Please note all JCC building closures for Shimini Atzeret & Simchat Torah: Sunday, 10/20: Closing at 5:00pm; Monday & Tuesday, 10/21 & 10/22: Closed

Indoor Pool at Weinberg Park Heights JCC closed for exciting upgrades, 9/27-10/30. We apologize for inconvenience. Coed swim available at Owings Mills J. See schedule.  Read about upgrades on our blog.

Today's Building Hours
  • Rosenbloom Owings Mills JCC
    7:00am - 5:00pm
  • Weinberg Park Heights JCC
    7:00am - 5:00pm
Shabbat Candle Lighting: 6:04pm

Please note all JCC building closures for Shimini Atzeret & Simchat Torah: Sunday, 10/20: Closing at 5:00pm; Monday & Tuesday, 10/21 & 10/22: Closed

Indoor Pool at Weinberg Park Heights JCC closed for exciting upgrades, 9/27-10/30. We apologize for inconvenience. Coed swim available at Owings Mills J. See schedule.  Read about upgrades on our blog.

Join the J Locations Schedules
Today's Building Hours
  • Rosenbloom Owings Mills JCC
    7:00am - 5:00pm
  • Weinberg Park Heights JCC
    7:00am - 5:00pm
Shabbat Candle Lighting: 6:04pm

What Inspired The Good Adoptee?

Playwright Suzanne Bachner explains her journey

Award-winning New York City playwright Suzanne Bachner had huge questions to wrestle with when she first began searching for her birth parents 13 years ago.

When an adoptee chooses to search for their birth parents, Suzanne explains, “You have to consider, do you want to stay with a simpler, incomplete identity, or do you want to move forward towards embracing a dual identity and integrating those identities into one that reflects your true self?”

“When you don’t know where you came from or what happened to you from conception through adoption, you feel removed from human experience. This is an existential crisis. You almost feel as though life is not really true, this sense that you were not really born of this Earth.”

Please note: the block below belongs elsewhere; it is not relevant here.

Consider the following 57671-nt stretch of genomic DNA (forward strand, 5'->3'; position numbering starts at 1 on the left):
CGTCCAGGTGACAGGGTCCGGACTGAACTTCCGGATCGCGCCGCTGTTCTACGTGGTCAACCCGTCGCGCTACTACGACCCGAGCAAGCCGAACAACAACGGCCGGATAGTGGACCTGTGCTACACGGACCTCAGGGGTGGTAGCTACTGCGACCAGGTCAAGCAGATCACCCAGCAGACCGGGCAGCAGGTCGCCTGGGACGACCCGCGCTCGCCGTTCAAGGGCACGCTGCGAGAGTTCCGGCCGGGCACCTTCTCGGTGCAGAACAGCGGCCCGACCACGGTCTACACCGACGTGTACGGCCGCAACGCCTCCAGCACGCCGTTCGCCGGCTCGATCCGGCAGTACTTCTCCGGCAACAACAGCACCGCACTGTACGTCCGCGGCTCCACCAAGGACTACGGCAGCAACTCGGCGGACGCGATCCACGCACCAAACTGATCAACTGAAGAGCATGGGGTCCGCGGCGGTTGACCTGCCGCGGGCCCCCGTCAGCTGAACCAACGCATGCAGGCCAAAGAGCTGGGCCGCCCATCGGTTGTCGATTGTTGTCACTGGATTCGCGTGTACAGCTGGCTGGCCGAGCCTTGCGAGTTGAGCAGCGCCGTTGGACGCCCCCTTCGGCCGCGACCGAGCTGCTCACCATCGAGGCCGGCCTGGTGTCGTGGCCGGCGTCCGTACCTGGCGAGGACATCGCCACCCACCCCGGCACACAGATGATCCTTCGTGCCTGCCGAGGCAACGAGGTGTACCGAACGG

On Sunday, October 27, the Gordon presents Suzanne’s one woman, Off-Broadway smash hit play, The Good Adoptee, the riveting and true story of the playwright’s search for her birth parents. 

Adopted from New York City’s former Louise Wise Services Adoption Agency, Suzanne was welcomed into a warm, nurturing family and home when she was 10 weeks old.

Suzanne has always known she was adopted.  “My [adoptive] parents wove that fact into the narrative of my life,” she says. “There was no ‘find-out-event’ or revelation.  It was always something I knew. And, while many adoptees are not in synch with their adoptive families, I had the great fortune of being a great match with my parents.”

Suzanne is an only child, and, as such, explains she’s part of a familial triangle or “Tripod” as she and her parents call it, in which no one is biologically related. 

Suzanne’s adoptive mother is Catholic, her adoptive father is Jewish, and Suzanne is a self-described spiritual, secular Jew.

“As a young girl I was exposed to a lot of art and culture. My mom is a visual artist, my dad is a lawyer, a writer and also played the guitar, among other artistic pursuits. My parents also instilled in me a sense of social justice and the need to be aware and active.”

“I have a certain argumentative skill set,” Suzanne says, which works well for a writer of dialogue.

“I didn’t have a choice about becoming a writer,” she recalls. “When I was little, I used to tell and illustrate stories. I have books of stories I wrote pre-literacy, that my mom and dad transcribed. Ironically, I was in the lowest reading group in the first grade even though my mom taught me punctuation when I was very young before we learned it in school.”

“The storytelling process is very character driven, and that led me naturally to playwriting.”